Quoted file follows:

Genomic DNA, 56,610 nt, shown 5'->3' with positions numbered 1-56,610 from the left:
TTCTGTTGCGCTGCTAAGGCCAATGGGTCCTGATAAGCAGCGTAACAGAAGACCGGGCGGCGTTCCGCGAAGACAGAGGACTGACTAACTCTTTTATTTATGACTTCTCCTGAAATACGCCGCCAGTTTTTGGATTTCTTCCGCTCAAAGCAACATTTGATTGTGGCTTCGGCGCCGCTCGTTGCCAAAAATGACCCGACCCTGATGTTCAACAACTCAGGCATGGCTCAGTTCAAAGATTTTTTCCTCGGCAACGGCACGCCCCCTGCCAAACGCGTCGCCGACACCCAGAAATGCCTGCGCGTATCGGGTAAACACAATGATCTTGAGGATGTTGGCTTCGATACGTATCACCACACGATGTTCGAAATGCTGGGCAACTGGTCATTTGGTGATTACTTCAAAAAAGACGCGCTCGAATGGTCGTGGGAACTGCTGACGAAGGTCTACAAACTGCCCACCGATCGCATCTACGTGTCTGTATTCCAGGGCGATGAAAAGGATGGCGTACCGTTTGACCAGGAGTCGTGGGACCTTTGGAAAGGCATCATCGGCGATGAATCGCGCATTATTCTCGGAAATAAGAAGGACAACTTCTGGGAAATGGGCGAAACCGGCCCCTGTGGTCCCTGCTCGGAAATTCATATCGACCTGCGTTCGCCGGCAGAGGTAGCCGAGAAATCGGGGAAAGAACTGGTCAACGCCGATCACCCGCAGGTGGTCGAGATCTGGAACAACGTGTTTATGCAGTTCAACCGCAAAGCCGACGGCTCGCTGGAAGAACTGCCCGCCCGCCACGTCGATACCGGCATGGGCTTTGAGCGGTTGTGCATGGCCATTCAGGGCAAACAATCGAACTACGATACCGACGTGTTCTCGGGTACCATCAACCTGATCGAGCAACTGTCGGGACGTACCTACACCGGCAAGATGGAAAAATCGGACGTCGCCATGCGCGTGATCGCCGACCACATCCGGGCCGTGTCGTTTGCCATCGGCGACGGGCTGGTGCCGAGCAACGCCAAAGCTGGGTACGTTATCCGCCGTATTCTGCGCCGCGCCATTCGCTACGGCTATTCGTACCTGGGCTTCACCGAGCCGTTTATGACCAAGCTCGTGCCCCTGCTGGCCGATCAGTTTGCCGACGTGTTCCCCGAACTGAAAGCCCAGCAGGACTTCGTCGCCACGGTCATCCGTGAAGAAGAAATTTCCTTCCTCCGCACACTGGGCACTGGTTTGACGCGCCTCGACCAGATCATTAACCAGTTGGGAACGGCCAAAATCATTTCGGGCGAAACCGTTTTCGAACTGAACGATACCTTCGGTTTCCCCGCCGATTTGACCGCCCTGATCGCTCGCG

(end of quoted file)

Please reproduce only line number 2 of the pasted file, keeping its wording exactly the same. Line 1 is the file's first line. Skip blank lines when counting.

TTCTGTTGCGCTGCTAAGGCCAATGGGTCCTGATAAGCAGCGTAACAGAAGACCGGGCGGCGTTCCGCGAAGACAGAGGACTGACTAACTCTTTTATTTATGACTTCTCCTGAAATACGCCGCCAGTTTTTGGATTTCTTCCGCTCAAAGCAACATTTGATTGTGGCTTCGGCGCCGCTCGTTGCCAAAAATGACCCGACCCTGATGTTCAACAACTCAGGCATGGCTCAGTTCAAAGATTTTTTCCTCGGCAACGGCACGCCCCCTGCCAAACGCGTCGCCGACACCCAGAAATGCCTGCGCGTATCGGGTAAACACAATGATCTTGAGGATGTTGGCTTCGATACGTATCACCACACGATGTTCGAAATGCTGGGCAACTGGTCATTTGGTGATTACTTCAAAAAAGACGCGCTCGAATGGTCGTGGGAACTGCTGACGAAGGTCTACAAACTGCCCACCGATCGCATCTACGTGTCTGTATTCCAGGGCGATGAAAAGGATGGCGTACCGTTTGACCAGGAGTCGTGGGACCTTTGGAAAGGCATCATCGGCGATGAATCGCGCATTATTCTCGGAAATAAGAAGGACAACTTCTGGGAAATGGGCGAAACCGGCCCCTGTGGTCCCTGCTCGGAAATTCATATCGACCTGCGTTCGCCGGCAGAGGTAGCCGAGAAATCGGGGAAAGAACTGGTCAACGCCGATCACCCGCAGGTGGTCGAGATCTGGAACAACGTGTTTATGCAGTTCAACCGCAAAGCCGACGGCTCGCTGGAAGAACTGCCCGCCCGCCACGTCGATACCGGCATGGGCTTTGAGCGGTTGTGCATGGCCATTCAGGGCAAACAATCGAACTACGATACCGACGTGTTCTCGGGTACCATCAACCTGATCGAGCAACTGTCGGGACGTACCTACACCGGCAAGATGGAAAAATCGGACGTCGCCATGCGCGTGATCGCCGACCACATCCGGGCCGTGTCGTTTGCCATCGGCGACGGGCTGGTGCCGAGCAACGCCAAAGCTGGGTACGTTATCCGCCGTATTCTGCGCCGCGCCATTCGCTACGGCTATTCGTACCTGGGCTTCACCGAGCCGTTTATGACCAAGCTCGTGCCCCTGCTGGCCGATCAGTTTGCCGACGTGTTCCCCGAACTGAAAGCCCAGCAGGACTTCGTCGCCACGGTCATCCGTGAAGAAGAAATTTCCTTCCTCCGCACACTGGGCACTGGTTTGACGCGCCTCGACCAGATCATTAACCAGTTGGGAACGGCCAAAATCATTTCGGGCGAAACCGTTTTCGAACTGAACGATACCTTCGGTTTCCCCGCCGATTTGACCGCCCTGATCGCTCGCG